Wednesday, May 28, 2008

Some Punch and then Deciphering Classic 80's Hits at 80 MPH

The Punch Brothers at the Birchmere

On Friday night, I was down in Alexandria, Virginia, checking out a show at one of the classic American music venues, The Birchmere. Ben and I and some friends of his were there to see the Punch Brothers, the band formerly known as Chris Thile and the Tensions Mountain Boys and sometimes known as the How to Grow a Band. They are touring in support of their recent CD Punch, the centerpiece of which is a four-movement composition for string quintet (i.e. bluegrass band) called "The Blind Leaving the Blind."

I have spoken Chris Thile's praises before on this blog and have had the pleasure of seeing this band perform live in WKCR's studios and at the Jenkins House Concert series.

The Punch Brothers are some fine pickers: Chris "Critter" Eldridge on guitar, Noam Pikelny on banjo, Gabe Witcher on fiddle and Greg Garrison on bass (with Chris on mandolin, of course). And to a certain extent, that's why I'm not crazy about the suite from Punch. "The Blind Leaving the Blind" is a relatively well-conceived composition that asks the ensemble to get a set of discordant phrases, tempo changes and entrances and exits right. The band has it memorized and performs it crisply and cleanly. My problem is that the band is held back by its strictures and without a really clear reason. These are guys who can improvise in a most impressive fashion, slipping into modal and jazz scales within any given fiddle tune and turning it into something new and exciting. And for me, that is jaw-dropping. The suite is a decent piece of music, but I sort of have to scratch my head and say, "OK, but why?" That is, why not leave it to the classical composers?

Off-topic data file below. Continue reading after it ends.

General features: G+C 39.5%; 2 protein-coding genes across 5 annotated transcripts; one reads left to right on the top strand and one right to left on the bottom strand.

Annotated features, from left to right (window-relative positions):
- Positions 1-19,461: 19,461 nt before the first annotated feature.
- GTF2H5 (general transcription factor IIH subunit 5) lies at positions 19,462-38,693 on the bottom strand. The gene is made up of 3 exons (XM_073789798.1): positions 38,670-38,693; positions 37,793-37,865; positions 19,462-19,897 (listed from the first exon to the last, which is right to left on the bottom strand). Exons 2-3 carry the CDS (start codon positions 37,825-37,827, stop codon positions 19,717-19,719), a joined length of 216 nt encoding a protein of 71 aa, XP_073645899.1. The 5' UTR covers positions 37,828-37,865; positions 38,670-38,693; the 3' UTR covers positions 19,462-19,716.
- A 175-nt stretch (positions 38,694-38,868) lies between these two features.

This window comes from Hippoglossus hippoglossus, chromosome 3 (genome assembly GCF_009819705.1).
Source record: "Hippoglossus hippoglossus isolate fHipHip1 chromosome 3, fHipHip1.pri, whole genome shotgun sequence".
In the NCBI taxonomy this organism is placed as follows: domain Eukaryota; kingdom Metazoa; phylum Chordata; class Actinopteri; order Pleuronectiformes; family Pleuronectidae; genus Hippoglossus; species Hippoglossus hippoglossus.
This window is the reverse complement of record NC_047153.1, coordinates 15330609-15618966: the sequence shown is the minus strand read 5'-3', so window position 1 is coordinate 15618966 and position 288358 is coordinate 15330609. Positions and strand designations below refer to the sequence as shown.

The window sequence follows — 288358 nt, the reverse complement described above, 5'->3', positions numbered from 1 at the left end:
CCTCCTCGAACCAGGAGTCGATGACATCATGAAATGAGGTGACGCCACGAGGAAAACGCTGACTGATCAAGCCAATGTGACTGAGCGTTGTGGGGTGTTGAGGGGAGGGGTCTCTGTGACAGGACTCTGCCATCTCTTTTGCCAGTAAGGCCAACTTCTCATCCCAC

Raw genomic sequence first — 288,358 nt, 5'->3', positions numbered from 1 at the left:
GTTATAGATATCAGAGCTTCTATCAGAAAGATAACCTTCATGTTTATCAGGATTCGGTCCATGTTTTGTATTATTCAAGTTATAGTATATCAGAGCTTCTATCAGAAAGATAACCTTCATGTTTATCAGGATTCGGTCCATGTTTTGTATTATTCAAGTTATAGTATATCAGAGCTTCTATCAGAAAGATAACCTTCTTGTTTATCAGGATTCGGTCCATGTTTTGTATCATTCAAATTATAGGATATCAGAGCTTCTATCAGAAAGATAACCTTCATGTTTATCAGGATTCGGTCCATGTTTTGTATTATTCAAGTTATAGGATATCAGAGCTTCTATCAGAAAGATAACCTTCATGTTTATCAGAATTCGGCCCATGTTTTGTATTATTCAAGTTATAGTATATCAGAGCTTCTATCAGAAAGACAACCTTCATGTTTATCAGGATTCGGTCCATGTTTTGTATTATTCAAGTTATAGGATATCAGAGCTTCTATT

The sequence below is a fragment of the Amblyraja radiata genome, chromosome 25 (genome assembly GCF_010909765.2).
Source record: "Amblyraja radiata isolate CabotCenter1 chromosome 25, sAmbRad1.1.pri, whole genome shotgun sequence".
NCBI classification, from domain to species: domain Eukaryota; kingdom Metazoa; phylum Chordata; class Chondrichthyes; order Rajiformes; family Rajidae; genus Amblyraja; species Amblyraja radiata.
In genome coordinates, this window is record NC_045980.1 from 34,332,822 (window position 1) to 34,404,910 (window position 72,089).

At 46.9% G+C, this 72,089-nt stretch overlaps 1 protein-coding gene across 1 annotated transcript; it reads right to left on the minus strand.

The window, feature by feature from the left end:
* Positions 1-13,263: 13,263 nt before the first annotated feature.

Let it be said, however, that my opinion was distinctly the minority opinion at The Birchmere last Friday. The Punch Brothers performed the suite in two halves, and at the conclusion of the second half, a significant portion of the crowd rose to its feet for a standing ovation. The reception was beyond warm. Chris Thile said, "All right, all right. We would like to announce that we will be starting a residency at the Birchmere in 2009. We'll be playing here every night." And the people with whom I was seated with definitely enthusiastic about the suite. But I thought that the band really hit its stride on material from the How to Grow a Woman from the Ground CD (e.g. Gillian Welch's "Wayside (Back in Time)" and The Strokes' "Heart in a Cage") and when they whipped out Bill Monroe's "Molly and Tenbrooks" as part of the encore -- hot solos all around on that one! They also gave us a really nice treatment of Norman Blake's "Green Light on the Southern."

The crowd gave these guys a thoroughly positive review, and the place was packed. They had a lot of fun on stage -- Noam Pikelny's dry humor was particularly appreciated -- and in general, these guys are well worth checking out.

Rediscovering Toto's Africa

So on Saturday, the day after the concert, Ben and I hit the road out of D.C. in the early afternoon, stopped for lunch in historic Havre de Grace, Maryland -- that's pronounced HAVE-er duh GRACE, y'all -- and then took that right turn off of I-95 onto U.S. 40 heading east to Atlantic City.